High ratio (80%+ LTV) mortgages haven’t been an option for investors since April 19th, 2010 when Jim Flaherty last announced changes to Canadian Lending standards. Again in 2011, we face new rule changes which tighten lending practices yet again.
Lenders now require a minimum down payment of 20% on non-owner occupied purchases, so these new rules wont directly affect the financing options available to real estate investors. Before any further explanation, let’s take a look at what these new changes are.
The 3 Changes
In its Backgrounder: Supporting the long-term stability of Canada’s housing market, the Department of Finance explains each of the pending changes in more detail. Here is the short version:
- Effective March 18, the maximum amortization period on government-backed insured mortgages will be reduced to 30 years from 35 years.
- Also effective March 18, the maximum refinancing amount that a homeowner can borrow against a government-backed insured mortgage will fall to 85% from 90% of the value of the home.
- Finally, effective April 18, the federal government will withdraw its insurance backing on lines of credit secured by homes (e.g., home equity lines of credit or HELOCs).
The changes seen in early 2010 requiring 20% as the minimum down payment on non-owner occupied properties mean this year’s rule changes have little direct impact on investors. Instead, the impact of these rule changes will be felt by investors in a more indirect manner. 35yr amortizations will still be an option for investors since we must now use conventional mortgages (less than 80% loan-to-value).
Most of the foreseeable impacts will be of benefit to investors.
- Lower Systemic Risk
The 3 changes outlined above are designed to decrease the risk of collapse of our real estate market or entire financial system. In this case the government is playing big brother and forcing its citizens to be more fiscally responsible by decreasing leverage and aggressive borrowing tactics. If this type of policing promotes fiscal responsibility among unsophisticated over-leveraged homeowners that put our entire financial system at risk, this may be a good thing. If preventing Canadians from using their homes as ATMs through continual refinancing prevents an American style housing collapse, this is certainly of benefit to us all. In the game of buy-and-hold, a little price stability is always nice.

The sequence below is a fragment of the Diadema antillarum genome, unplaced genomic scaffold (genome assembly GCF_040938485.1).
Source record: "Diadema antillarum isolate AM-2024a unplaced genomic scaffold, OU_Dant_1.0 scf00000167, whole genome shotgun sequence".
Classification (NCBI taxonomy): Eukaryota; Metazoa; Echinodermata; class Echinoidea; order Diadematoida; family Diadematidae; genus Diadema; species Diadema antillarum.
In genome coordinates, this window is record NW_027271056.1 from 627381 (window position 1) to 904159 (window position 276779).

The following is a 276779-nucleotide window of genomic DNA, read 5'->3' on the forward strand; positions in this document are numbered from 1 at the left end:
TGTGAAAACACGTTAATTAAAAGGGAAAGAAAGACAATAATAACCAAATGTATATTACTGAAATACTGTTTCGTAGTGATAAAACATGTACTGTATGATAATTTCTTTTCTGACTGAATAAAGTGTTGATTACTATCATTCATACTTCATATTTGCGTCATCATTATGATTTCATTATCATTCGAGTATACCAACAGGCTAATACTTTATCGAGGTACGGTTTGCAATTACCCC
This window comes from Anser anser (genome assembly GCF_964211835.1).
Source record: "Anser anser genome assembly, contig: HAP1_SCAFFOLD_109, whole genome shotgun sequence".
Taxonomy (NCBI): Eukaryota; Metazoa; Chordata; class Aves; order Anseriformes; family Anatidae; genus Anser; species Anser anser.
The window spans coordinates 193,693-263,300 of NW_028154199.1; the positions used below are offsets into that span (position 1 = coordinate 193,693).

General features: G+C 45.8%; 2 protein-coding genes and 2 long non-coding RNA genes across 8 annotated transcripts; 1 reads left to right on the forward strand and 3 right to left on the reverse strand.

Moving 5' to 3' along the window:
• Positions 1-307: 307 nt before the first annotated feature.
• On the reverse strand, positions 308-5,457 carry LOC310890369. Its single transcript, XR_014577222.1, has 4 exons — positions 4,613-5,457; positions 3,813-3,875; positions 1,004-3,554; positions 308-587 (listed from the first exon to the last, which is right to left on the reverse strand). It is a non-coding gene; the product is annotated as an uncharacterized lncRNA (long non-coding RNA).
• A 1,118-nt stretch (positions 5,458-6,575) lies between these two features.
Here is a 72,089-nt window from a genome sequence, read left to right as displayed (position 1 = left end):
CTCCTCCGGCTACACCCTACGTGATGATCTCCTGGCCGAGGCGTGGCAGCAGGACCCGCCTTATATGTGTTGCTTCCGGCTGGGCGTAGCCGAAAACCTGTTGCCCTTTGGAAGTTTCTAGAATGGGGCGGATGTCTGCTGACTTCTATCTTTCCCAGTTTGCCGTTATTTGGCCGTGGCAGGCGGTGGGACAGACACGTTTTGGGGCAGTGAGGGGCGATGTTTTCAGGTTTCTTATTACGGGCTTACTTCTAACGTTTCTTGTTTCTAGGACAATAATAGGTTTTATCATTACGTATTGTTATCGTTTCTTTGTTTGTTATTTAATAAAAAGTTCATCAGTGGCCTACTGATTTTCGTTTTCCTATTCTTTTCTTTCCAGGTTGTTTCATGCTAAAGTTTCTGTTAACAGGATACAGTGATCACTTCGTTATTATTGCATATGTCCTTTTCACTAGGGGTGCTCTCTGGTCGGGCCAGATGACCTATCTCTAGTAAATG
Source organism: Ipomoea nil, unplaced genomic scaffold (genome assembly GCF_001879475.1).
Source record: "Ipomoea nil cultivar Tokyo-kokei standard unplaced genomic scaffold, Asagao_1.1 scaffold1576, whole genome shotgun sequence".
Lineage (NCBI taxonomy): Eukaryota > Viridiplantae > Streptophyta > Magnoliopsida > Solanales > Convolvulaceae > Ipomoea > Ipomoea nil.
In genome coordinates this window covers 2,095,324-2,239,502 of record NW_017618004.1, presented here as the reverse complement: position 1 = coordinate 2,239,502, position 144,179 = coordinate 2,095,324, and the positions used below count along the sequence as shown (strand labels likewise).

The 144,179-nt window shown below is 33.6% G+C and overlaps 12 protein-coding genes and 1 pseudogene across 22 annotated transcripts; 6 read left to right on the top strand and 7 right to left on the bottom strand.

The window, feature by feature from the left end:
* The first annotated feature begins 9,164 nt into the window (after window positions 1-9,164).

- Barrier to Home Ownership
The higher monthly costs associated with a shorter amortization periods will serve as a barrier to home ownership for some buyers. Whether or not people can afford a home of their own, they still need a place to live. New barriers to home ownership mean more renters and greater demand for the product we offer as investors – rentals. More demand allows us to select higher quality tenants, and pushes up market rents. Thank you Jim.
- No Interest Rate Change
It is no secret that The Bank of Canada is between a rock and a hard place. With rising debt levels here in Canada, our government is looking to promote fiscal responsibility, but increasing borrowing costs will stifle economic growth during our current recovery from “The Great Recession”. This conundrum has led to tactics such as these rule changes which are intended to send a message to Canadians without the broader economic impact of interest rate changes. The introduction of these new rules extends our enjoyment of low interest rates and maintains some extra cash flow for those with variable rate mortgages.
- An Artificial Rush
In typical fashion, there will be a rush to “beat” the rules. While likely less significant than last year where more significant mortgage changes were introduced just prior to HST, increased activity in the real estate market between January and March (a typically slow period) helps to stimulate deal flow early in the year.
While most investors tend to resent government intervention, these changes are likely to play in our favour. Thank goodness some changes have finally gone the way of the landlord.
photo credit: Shameless Magazine
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